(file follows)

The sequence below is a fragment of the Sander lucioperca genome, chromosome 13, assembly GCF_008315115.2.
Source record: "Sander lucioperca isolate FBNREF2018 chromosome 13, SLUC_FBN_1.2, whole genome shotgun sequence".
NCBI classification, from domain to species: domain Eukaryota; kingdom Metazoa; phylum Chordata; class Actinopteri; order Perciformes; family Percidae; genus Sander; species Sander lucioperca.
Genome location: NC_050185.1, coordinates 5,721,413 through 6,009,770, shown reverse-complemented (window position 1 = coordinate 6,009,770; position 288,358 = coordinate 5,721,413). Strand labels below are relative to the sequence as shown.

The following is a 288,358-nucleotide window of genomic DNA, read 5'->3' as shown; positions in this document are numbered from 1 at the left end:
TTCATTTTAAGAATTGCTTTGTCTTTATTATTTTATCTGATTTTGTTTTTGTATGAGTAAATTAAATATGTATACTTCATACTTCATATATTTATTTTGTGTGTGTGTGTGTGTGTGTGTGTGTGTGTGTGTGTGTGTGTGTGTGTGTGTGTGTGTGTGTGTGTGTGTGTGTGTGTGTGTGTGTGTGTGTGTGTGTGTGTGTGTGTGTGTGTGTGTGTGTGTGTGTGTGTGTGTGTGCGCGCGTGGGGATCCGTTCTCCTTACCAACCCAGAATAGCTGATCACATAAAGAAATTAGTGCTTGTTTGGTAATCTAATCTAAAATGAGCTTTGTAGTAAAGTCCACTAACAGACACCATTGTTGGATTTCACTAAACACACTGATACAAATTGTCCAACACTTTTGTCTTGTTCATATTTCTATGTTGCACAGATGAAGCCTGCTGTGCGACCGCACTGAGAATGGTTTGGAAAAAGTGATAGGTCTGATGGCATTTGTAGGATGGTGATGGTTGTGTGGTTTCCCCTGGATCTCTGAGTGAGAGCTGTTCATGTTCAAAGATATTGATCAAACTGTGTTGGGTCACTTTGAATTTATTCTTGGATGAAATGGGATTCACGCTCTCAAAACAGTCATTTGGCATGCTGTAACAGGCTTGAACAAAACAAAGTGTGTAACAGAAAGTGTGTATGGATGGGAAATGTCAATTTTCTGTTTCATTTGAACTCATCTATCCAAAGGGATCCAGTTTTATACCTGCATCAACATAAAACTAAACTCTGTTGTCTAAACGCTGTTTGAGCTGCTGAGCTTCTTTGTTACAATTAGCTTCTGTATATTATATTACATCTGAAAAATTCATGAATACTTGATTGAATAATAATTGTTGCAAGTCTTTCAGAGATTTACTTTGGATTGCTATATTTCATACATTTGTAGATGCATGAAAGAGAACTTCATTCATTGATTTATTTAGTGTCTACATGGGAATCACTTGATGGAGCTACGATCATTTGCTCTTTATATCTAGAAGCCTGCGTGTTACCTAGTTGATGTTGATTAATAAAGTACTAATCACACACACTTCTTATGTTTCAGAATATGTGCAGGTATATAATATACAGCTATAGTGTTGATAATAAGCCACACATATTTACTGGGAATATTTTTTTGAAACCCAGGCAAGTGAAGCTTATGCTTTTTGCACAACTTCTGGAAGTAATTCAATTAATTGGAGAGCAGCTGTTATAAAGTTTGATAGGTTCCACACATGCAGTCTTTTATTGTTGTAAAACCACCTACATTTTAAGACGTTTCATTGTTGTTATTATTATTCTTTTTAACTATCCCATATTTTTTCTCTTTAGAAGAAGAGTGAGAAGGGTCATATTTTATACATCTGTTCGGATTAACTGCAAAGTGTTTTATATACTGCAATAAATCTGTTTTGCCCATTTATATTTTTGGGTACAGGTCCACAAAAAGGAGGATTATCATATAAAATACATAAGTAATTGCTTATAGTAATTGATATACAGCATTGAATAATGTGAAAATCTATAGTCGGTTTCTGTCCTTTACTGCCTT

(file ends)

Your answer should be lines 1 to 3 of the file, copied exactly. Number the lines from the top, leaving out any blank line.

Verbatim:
The sequence below is a fragment of the Sander lucioperca genome, chromosome 13, assembly GCF_008315115.2.
Source record: "Sander lucioperca isolate FBNREF2018 chromosome 13, SLUC_FBN_1.2, whole genome shotgun sequence".
NCBI classification, from domain to species: domain Eukaryota; kingdom Metazoa; phylum Chordata; class Actinopteri; order Perciformes; family Percidae; genus Sander; species Sander lucioperca.